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Sustainable Forest Management (SFM) Toolbox

Forest Governance

This module covers the basic elements and components of forest governance and explores the ways in which governance affects the implementation of sustainable forest management (SFM). The module addresses why it is important for forest managers to know about forest governance and provides guidance on what they can do to enable good forest governance.

Forest governance contributes to SDGs:

What is forest governance?

In general terms, governance refers to the formal and informal rules, organizations and processes through which public and private actors articulate their interests and make and implement decisionsForest governance is defined as the way in which public and private actors, including formal and informal institutions, smallholder and indigenous organizations, small, medium-sized and large enterprises, civil-society organizations and other stakeholders negotiate, make and enforce binding decisions about the management, use and conservation of forest resources. The concept of forest governance has evolved to engage multiple (public and private) actors at multiple scales, from local to global. It may include:

  • rules about how forests should be governed, governmental regulations about who benefits from forest resources, and traditional and customary rights;
  • the use of private-sector mechanisms such as voluntary certification to support SFM and legal timber supply; and
  • international measures to support timber legality and promote good governance, such as the European Union’s Forest Law Enforcement, Governance and Trade (FLEGT) Action Plan and payment schemes for environmental services, such as REDD+(insert here hyperlink to REDD+ module).

Effective forest governance processes engage forest stakeholders, address key forest-related issues, and involve other sectors that affect, or are affected by, forest governance.

Among them, women in particular must be taken into account, as they are one of the main groups using forests. It is essential that women be involved in these processes because rural women’s dependence on forests is different from, and often greater than, men’s due to the gender division of labour and different access to economic resources.

The debate around forest governance has increasingly considered gender, but there is little documented evidence of an actual increase in women participating in the process. In high-level national and international discussions and positions, women are still underrepresented. In community-based approaches, especially in South Asia, the bodies governing and setting the rules for accessing and managing forests, such as a general assembly and executive committee, were so-called “gender neutral”. But women’s participation was restricted because of conservative gender norms. Even when women participate, they often have only a passive or consultative role, which allows them only to exchange opinions that have no guarantee of influencing decisions.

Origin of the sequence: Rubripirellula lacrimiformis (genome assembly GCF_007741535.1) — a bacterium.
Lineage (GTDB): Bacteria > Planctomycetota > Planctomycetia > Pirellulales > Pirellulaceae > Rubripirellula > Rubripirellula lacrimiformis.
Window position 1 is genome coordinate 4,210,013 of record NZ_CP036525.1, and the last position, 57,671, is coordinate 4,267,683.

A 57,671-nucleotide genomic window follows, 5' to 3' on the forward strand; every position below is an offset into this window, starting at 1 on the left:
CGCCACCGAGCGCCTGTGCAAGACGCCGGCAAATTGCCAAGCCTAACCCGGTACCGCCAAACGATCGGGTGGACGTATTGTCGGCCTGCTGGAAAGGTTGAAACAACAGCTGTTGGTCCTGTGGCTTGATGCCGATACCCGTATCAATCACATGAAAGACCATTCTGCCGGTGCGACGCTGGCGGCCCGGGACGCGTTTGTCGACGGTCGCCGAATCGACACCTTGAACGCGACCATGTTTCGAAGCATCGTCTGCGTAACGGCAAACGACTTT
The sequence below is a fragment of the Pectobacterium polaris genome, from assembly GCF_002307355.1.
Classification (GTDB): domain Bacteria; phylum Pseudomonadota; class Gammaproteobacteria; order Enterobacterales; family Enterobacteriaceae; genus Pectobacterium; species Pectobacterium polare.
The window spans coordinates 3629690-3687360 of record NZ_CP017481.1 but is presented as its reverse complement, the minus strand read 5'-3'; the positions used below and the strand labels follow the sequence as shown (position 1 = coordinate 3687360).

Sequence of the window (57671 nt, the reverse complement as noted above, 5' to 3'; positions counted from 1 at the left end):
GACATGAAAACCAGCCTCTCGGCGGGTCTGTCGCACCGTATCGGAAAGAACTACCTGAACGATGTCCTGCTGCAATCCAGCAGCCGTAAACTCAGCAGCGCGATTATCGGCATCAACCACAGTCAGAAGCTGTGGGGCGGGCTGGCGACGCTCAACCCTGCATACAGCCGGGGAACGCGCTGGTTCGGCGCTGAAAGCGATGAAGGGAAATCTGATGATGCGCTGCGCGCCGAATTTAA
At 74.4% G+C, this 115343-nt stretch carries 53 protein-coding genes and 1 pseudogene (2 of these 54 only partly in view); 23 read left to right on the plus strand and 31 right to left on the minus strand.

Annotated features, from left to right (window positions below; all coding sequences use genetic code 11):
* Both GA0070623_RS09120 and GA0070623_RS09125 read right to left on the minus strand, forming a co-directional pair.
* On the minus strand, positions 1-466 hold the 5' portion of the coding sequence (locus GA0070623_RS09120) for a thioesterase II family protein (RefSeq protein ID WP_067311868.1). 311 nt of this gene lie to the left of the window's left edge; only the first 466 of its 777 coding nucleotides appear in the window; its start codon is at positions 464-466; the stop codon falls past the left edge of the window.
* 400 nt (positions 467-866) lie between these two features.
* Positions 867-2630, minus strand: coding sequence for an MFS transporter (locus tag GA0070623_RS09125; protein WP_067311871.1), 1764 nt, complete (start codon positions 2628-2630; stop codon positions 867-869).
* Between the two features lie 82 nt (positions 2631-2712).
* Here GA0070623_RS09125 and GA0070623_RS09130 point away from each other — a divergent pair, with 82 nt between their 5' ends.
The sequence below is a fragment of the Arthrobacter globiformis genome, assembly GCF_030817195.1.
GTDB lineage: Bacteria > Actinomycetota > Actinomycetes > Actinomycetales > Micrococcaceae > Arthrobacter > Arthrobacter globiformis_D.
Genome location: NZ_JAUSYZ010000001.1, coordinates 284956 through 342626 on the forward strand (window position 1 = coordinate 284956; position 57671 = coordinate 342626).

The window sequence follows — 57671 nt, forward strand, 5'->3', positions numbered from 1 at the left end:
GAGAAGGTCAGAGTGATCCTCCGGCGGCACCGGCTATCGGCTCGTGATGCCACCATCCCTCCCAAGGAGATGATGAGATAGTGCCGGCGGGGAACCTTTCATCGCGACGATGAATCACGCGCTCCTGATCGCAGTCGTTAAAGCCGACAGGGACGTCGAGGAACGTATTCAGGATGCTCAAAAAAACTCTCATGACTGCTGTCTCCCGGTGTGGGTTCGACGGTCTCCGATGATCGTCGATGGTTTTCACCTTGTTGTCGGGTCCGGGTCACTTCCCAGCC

The study on Gender analysis promoted by the UN-REDD Viet Nam Programme reports that women employed in government offices are often assigned to tasks considered “suitable” for them because they do not demand a high-level of expertise. It appears fundamental to empower women so they can have an active role and be in a position to influence decisions and take initiatives as there is also a tendency to report on the number of female staff without much attention to the importance of strengthening their skills and capacity, especially in remote areas and within ethnic minorities. The study reports that there is no plan to train or promote existing female staff to leadership positions. To break this pattern and to promote women’s positions within forestry institutions, the study recommends targeting men for awareness-raising on the benefits of women’s involvement.